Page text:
The disclosure that suspected members of the Provisional IRA may have been training Colombian rebels is the latest in a long history of links between republican groups and international terrorists.
The IRA and its various splinter groups have taken a pragmatic approach for many years, and are prepared to deal with people willing to supply them with weapons or money. From trading with arms dealers in Libya and the Balkans to sharing training facilities with notorious dissidents the world over, the IRA has built up a strong network of overseas contacts for 25 years.
Many of the organisation's weapons were supplied by the Libyan leader, Colonel Muammar Gaddafi, between 1984 and 1987, including more than 1,000 rifles – half of which were Kalashnikovs – handguns and nearly three tons of Semtex explosive. The shipments also supplied anti-aircraft guns used against army helicopters in south Armagh.
Guns, explosives and missiles also came from America, the Middle East and from a Norwegian army depot near Oslo that was robbed in 1984.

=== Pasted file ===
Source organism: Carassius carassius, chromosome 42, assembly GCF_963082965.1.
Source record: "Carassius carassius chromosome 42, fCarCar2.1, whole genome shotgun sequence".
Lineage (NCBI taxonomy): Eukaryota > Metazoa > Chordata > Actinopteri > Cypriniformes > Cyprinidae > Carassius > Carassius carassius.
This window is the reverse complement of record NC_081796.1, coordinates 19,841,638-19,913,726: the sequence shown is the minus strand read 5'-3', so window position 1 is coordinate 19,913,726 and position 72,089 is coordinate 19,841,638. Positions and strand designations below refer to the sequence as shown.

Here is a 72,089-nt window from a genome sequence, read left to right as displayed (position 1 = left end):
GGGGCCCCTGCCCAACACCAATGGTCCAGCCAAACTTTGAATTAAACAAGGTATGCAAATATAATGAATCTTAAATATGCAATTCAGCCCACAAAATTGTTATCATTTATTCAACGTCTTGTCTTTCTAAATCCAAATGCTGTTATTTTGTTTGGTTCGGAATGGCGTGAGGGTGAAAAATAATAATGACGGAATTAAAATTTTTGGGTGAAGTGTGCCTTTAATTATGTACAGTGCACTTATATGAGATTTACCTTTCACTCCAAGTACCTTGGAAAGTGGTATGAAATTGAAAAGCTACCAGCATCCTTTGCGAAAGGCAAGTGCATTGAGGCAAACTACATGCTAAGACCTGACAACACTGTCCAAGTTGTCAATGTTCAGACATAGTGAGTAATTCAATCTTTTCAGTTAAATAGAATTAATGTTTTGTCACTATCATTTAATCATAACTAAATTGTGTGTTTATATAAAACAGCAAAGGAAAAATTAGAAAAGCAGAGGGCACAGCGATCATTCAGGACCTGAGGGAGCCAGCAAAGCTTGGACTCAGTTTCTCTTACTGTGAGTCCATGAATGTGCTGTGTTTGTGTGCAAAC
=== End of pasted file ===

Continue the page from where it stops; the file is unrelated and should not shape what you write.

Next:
The Provisional IRA has for many years had strong links with the Basque separatist organisation, Eta, which has killed about 800 people since 1968. Basque separatists were at one time trained at the same terrorist camps in Libya and other parts of the Middle East as members of the IRA.
Eta has political links with the IRA and made known that it was monitoring the peace initiative in Northern Ireland. In Belfast there are still graffiti and murals proclaiming support for Eta. But the relationship has become embarrassing to Sinn Fein because Eta goes on using bombs and bullets while Irish republicans are moving away from violence.
The Real IRA has built up its arms dumps after looting the former Yugoslavia, andis thought to have developed links with allies of Radovan Karad-zic, the Bosnian Serb leader charged with war crimes.
Last July, rocket launchers discovered in Split, Croatia, were thought to have been destined for the Real IRA, while weapons and explosives found in a dump outside Dublin in 1999 were alleged to have been supplied by a Croatian general suspected of war crimes.
Yesterday, a court in Slovakia was processing the extradition of three suspected Real IRA members who allegedly tried to buy weapons in a spa town in the west of the country from British MI6 agents masquerading as Iraqi arms salesmen.Reuse content